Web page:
At the beginning of my musical adventure, I was very skeptical about wah pedals. I was convinced that there was nothing special about them and purchasing one would be a waste of money. Let me tell you that this attitude of mine had no real fundament and was based on the mere misconception that I had come up with myself. After a while, I came across an article, which mentioned how legendary musicians used wah pedals for creating their unique sound. Suddenly I realized how silly it was of me to abstain from something totally different and utterly interesting. I rushed into the local store and got my first wah pedal. I discovered the world of Jimmy Page, Steve Vai and many renowned musicians. However, it took me some time to find a proper pedal. Finding the best wah pedal is not an easy task and can take a lot of time, but with proper research and all the needed information, this daunting process will seem like a piece of cake.
Table of Contents
- Top 10 Best Wah Pedals
- Xotic Effects Wah XW-1 Guitar Effects Pedal
- MXR MC404 CAE Dual Inductor Wah Wah
- Fulltone Clyde Deluxe Wah Pedal
- Dunlop 535Q Cry Baby Multi-Wah
- Boss AW-3 Dynamic Wah
- Ibanez WD7 Weeping Demon Wah Pedal
- Morley VAI-2 Steve Vai Bad Horsie 2 Contour Wah
- Dunlop GCB95 Cry Baby Wah Guitar Effects Pedal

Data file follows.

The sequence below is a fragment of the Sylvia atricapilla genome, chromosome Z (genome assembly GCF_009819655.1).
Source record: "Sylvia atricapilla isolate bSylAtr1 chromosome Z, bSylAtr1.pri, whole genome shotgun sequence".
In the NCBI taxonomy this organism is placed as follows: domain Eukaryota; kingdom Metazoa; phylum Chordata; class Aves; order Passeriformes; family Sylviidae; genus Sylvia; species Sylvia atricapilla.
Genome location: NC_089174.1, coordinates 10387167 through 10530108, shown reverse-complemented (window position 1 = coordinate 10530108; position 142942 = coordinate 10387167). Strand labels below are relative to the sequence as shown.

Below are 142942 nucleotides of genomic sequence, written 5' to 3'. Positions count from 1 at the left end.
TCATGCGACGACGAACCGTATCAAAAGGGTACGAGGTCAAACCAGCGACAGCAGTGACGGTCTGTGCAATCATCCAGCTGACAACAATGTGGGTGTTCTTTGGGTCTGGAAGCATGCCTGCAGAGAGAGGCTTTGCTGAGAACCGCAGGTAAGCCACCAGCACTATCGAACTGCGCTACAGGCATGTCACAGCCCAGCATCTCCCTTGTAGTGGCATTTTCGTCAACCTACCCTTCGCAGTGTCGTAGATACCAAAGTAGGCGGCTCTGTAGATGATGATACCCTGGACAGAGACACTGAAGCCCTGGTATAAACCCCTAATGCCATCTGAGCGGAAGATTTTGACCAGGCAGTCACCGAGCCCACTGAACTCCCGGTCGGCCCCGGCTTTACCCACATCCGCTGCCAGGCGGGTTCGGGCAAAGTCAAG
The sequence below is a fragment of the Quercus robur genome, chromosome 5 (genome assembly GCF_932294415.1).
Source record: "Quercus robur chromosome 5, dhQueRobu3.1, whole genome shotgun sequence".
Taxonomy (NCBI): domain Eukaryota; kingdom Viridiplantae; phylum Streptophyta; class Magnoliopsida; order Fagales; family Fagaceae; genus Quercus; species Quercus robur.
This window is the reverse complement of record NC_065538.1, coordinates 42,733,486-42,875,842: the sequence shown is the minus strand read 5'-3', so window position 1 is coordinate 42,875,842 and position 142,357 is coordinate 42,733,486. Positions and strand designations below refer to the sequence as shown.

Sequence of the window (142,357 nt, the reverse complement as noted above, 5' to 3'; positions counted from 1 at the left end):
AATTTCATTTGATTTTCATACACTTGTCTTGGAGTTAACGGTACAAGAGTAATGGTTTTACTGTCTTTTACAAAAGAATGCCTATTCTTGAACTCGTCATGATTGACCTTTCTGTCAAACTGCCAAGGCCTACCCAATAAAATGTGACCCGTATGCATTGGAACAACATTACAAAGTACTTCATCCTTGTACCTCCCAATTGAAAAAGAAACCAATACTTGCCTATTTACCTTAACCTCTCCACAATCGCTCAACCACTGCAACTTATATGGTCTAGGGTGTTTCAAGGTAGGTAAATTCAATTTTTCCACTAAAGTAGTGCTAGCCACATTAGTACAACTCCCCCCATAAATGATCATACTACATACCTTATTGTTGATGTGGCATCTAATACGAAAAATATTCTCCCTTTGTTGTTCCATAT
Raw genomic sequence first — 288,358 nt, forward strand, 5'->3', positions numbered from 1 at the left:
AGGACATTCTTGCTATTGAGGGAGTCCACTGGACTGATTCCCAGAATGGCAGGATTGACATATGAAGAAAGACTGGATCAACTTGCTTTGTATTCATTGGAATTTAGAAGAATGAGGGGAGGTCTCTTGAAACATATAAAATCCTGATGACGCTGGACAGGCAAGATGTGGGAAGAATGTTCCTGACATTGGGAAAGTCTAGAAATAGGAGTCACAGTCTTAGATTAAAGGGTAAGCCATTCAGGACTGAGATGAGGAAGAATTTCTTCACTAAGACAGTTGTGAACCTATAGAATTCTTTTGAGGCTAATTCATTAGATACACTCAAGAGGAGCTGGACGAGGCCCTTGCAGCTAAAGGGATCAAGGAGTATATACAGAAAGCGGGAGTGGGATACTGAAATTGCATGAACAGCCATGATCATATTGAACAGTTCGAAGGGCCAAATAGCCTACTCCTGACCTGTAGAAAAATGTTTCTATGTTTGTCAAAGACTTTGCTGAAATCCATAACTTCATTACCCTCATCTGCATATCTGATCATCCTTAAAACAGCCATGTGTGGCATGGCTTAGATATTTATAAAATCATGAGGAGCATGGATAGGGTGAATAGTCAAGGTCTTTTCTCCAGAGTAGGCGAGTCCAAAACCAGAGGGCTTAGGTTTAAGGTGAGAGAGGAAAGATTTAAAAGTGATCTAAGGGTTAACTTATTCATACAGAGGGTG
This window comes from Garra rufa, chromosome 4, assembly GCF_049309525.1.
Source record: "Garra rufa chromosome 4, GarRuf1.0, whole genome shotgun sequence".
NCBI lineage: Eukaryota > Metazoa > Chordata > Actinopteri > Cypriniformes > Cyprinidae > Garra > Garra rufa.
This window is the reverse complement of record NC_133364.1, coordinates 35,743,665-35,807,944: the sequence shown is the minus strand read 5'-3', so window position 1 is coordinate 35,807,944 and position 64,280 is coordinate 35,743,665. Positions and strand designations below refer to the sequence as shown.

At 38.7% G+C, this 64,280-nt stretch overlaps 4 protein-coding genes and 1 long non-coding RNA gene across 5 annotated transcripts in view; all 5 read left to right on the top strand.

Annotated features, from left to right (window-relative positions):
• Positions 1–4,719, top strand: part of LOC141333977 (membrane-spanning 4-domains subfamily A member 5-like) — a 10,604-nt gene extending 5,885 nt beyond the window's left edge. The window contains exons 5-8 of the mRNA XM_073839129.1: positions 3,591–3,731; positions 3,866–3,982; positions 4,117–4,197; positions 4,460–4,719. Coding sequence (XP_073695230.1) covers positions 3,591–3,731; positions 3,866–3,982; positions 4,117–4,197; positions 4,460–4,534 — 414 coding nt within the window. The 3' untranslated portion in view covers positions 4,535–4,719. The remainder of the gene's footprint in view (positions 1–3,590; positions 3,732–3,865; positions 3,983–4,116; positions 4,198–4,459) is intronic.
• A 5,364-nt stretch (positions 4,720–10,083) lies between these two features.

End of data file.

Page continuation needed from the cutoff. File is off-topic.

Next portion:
- Vox V845 Classic Wah Wah Pedal
- Rocktron Classic Wah Pedal
- History of Wah Pedals
Top 10 Best Wah Pedals
|Xotic Effects Wah XW-1 Guitar Effects Pedal||(5 / 5)||Check on Amazon|
|MXR MC404 CAE Dual Inductor Wah Wah||(5 / 5)||Check on Amazon|
|Fulltone Clyde Deluxe Wah Pedal||(4.9 / 5)||Check on Amazon|
|Dunlop 535Q Cry Baby Multi-Wah||(4.9 / 5)||Check on Amazon|
|Boss AW-3 Dynamic Wah||(4.9 / 5)||Check on Amazon|
|Ibanez WD7 Weeping Demon Wah Pedal||(4.8 / 5)||Check on Amazon|
|Morley VAI-2 Steve Vai Bad Horsie 2 Contour Wah||(4.8 / 5)||Check on Amazon|
|Dunlop GCB95 Cry Baby Wah Guitar Effects Pedal||(4.8 / 5)||Check on Amazon|
|Vox V845 Classic Wah Wah Pedal||(4.8 / 5)||Check on Amazon|
|Rocktron Classic Wah Pedal||(4.7 / 5)||Check on Amazon|
History of Wah Pedals
November 1966 marks a significant date when the first wah pedal appeared on the market. It was created by Bradley J. Plunkett of Warwick Electronics Inc. (Thomas Organ Company). Shelled with a Vox Continental Organ volume pedal housing, it features the traditional mid-range circuit. Though it was the first wah pedal, the concept of the wah effect was not new. In the late 1950s Country guitar legend, Chet Atkins utilized similar device in the recordings “Hot Toddy” and “Slinkey”. He was not the only one though. Jazz guitarist Peter Van Wood had a revamped expression pedal that could produce a crying tone. Generally, usage of wah effect was becoming more and more ubiquitous at that time and musicians improvised in order to achieve desired sound effect.